• Less than half of successful pitches on Dragon’s Den actually get investment. Many pitchers have dropped out after their TV appearance brought them interest and increased sales, or they received a better deal from elsewhere after the TV show airing. There are also the cases of people being overwhelmed, changing their mind about handing over equity in their business, not wanting to go that big immediately, or the usual issues with patents. Read more here: http://www.telegraph.co.uk/business/2016/02/11/half-of-dragons-den-investments-fall-through-after-the-show/

I read an article this week by a lady who had a handmade soap business in the USA. In the article she was actually explaining why she had closed her business. To sum it up, she wanted instant success and went too big too soon:

  • She went on TV with her soaps, orders increased beyond what she could fulfil
  • She had soaps in loads of stores nationally and…orders increased beyond what she could fulfil
  • One store she pitched to wanted her to drop her price to fit with their range. This will ALWAYS happen when you try to put your products in a national chain. Margins will be squeezed!
  • She was told she needed to have more than just soap in her range, but wasn’t interested. I learnt this fairly near the beginning of our Soap Cabin venture when doing our first ever market stall, because it is strikingly obvious on a stall table when you only have one type of product. Variety and type of product draws people in. We expanded to making body butters, aromatherapy oils, bath bombs (have since dropped these) and selling bath accessories. The lady in the article took the advice to mean mugs and T-shirts?!?

I don’t believe real success is instant, and I believe success is in the eye of the beholder. The reason I’ve been thinking about this is because someone at a party recently asked if I was interested in getting into department stores because they have many buyer contacts through their work. It is great to be presented with that opportunity, but I am keen to stick with our ethos of handmade, small batch for the time being. Also, as mentioned above,there is the practicality of fulfilling the quantity required. I have seen the national store thing work for Neals Yard and Tisserand, who are both in Waitrose and John Lewis, but they have been going for quite a while on the aromatherapy scene and work quite well in that environment. But I notice other natural soap-type products in those stores gradually creeping to the dusty bottom shelf; they are like a small fish in a big pond and I’m not sure I want The Soap Cabin to get lost in that environment.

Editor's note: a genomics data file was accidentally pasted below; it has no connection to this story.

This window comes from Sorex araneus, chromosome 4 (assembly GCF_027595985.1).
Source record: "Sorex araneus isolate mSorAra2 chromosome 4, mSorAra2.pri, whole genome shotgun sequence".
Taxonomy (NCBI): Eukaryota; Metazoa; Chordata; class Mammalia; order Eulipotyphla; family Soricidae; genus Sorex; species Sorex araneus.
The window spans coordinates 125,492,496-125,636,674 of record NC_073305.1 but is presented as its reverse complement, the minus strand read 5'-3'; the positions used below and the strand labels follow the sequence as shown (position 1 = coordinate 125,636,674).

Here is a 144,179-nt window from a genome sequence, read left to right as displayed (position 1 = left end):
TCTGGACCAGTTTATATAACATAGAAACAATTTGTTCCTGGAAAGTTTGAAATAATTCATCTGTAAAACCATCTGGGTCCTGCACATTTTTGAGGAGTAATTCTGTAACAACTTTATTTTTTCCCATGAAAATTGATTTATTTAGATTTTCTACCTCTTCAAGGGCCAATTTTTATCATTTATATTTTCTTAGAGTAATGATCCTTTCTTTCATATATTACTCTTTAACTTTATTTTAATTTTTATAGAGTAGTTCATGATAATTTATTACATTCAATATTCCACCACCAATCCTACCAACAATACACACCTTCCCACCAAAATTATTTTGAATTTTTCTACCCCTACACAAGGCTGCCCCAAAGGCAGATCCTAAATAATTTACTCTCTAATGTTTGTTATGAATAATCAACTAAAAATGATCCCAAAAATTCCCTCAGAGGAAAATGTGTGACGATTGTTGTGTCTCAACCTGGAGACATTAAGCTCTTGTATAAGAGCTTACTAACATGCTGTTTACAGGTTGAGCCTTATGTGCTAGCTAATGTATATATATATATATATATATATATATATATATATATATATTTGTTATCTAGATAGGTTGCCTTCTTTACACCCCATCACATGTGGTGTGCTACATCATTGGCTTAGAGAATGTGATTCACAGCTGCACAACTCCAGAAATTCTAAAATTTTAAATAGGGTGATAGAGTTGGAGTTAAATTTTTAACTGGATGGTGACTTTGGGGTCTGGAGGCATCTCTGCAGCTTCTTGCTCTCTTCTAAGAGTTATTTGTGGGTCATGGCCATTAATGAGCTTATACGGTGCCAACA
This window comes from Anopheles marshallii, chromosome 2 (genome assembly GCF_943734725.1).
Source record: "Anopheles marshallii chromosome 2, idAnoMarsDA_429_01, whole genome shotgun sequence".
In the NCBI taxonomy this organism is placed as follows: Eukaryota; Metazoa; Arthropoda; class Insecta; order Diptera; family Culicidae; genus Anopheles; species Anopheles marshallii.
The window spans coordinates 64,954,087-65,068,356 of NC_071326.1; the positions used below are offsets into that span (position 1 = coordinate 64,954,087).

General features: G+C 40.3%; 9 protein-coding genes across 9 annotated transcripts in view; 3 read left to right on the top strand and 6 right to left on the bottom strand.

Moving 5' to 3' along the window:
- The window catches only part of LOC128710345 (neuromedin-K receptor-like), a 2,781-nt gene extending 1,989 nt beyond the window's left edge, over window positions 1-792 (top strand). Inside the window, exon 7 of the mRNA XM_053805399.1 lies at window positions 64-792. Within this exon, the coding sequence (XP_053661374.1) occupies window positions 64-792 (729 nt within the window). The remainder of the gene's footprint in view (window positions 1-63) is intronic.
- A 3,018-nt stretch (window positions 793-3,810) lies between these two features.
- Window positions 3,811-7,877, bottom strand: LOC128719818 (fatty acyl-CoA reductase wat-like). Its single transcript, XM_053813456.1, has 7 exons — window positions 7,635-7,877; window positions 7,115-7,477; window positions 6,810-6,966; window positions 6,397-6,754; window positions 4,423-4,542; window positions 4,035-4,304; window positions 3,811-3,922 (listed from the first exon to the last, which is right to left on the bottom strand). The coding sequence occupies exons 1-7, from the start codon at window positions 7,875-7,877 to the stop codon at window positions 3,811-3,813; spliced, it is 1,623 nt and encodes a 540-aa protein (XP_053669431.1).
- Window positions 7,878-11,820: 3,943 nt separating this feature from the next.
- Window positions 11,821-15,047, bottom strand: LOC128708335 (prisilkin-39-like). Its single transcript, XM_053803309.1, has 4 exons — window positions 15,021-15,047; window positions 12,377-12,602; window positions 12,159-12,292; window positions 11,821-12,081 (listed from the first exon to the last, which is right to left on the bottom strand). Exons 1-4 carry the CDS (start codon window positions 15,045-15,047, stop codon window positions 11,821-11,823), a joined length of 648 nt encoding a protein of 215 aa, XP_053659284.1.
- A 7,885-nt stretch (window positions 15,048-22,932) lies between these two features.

Anyway, lots to think about; but we’re definitely not applying to Dragon’s Den!

Website vs Facebook

When you have a business, it is a good idea to have an online presence, like a website, and perhaps a few social media sites.
Your website doesn’t have to be big and flashy with moving images and music, but it should have basic details that someone may be interested to know:

  • Business name
  • What you do/provide/etc
  • How can you be contacted
  • Location plus opening & closing times if you have a physical location

I was sitting in traffic recently, behind a car that was branded really nicely with the owner’s business (I think it was mobile pet grooming), but when I looked for the web address, there was a long-winded FACEBOOK address, that I forgot as soon as they moved off and some random @hotmail address.

Now there is nothing wrong with having a Facebook business page. We have one. Many people do. But that is not our main thing. It’s all about our website, http://www.thesoapcabin.co.uk. For us, Facebook is mainly for publicising the events we will be at, photographs of our products, sharing articles, news and fun stuff and pointing people to our website, shop and blog. These days it is soooooo easy to create your own website using platforms such as WordPress 🙂 or Moonfruit to name just two, and you can design it in your own unique style, or use an existing free template. It’s not like the days where I was sat down at a desk with ‘Learn HTML’ trying to figure out how to script a website on Afro Hair. (Actually, I still have those files on Floppy Disk LOL).

On quite a few occasions I have been interested in a small business I have come across, but when I search for them online, all I’ve found is a Facebook page which hasn’t been updated in 4 years, and there aren’t any apparent contact details, which leads me to wonder if the business is still in existence.